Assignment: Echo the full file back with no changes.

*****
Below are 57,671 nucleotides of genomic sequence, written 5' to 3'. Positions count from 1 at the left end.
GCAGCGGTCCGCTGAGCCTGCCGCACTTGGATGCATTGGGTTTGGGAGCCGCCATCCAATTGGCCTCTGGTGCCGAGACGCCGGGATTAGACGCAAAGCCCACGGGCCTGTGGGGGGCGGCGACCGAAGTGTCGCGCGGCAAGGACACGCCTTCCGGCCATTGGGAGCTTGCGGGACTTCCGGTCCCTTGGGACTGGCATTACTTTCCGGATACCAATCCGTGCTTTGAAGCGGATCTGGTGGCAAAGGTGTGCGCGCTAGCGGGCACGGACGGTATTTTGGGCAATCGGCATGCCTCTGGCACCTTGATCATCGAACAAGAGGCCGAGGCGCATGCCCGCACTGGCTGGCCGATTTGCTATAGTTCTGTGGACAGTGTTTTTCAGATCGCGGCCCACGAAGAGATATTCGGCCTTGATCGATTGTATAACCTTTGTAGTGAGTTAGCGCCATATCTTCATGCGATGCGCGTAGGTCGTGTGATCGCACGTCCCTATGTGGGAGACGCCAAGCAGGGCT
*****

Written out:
Below are 57,671 nucleotides of genomic sequence, written 5' to 3'. Positions count from 1 at the left end.
GCAGCGGTCCGCTGAGCCTGCCGCACTTGGATGCATTGGGTTTGGGAGCCGCCATCCAATTGGCCTCTGGTGCCGAGACGCCGGGATTAGACGCAAAGCCCACGGGCCTGTGGGGGGCGGCGACCGAAGTGTCGCGCGGCAAGGACACGCCTTCCGGCCATTGGGAGCTTGCGGGACTTCCGGTCCCTTGGGACTGGCATTACTTTCCGGATACCAATCCGTGCTTTGAAGCGGATCTGGTGGCAAAGGTGTGCGCGCTAGCGGGCACGGACGGTATTTTGGGCAATCGGCATGCCTCTGGCACCTTGATCATCGAACAAGAGGCCGAGGCGCATGCCCGCACTGGCTGGCCGATTTGCTATAGTTCTGTGGACAGTGTTTTTCAGATCGCGGCCCACGAAGAGATATTCGGCCTTGATCGATTGTATAACCTTTGTAGTGAGTTAGCGCCATATCTTCATGCGATGCGCGTAGGTCGTGTGATCGCACGTCCCTATGTGGGAGACGCCAAGCAGGGCT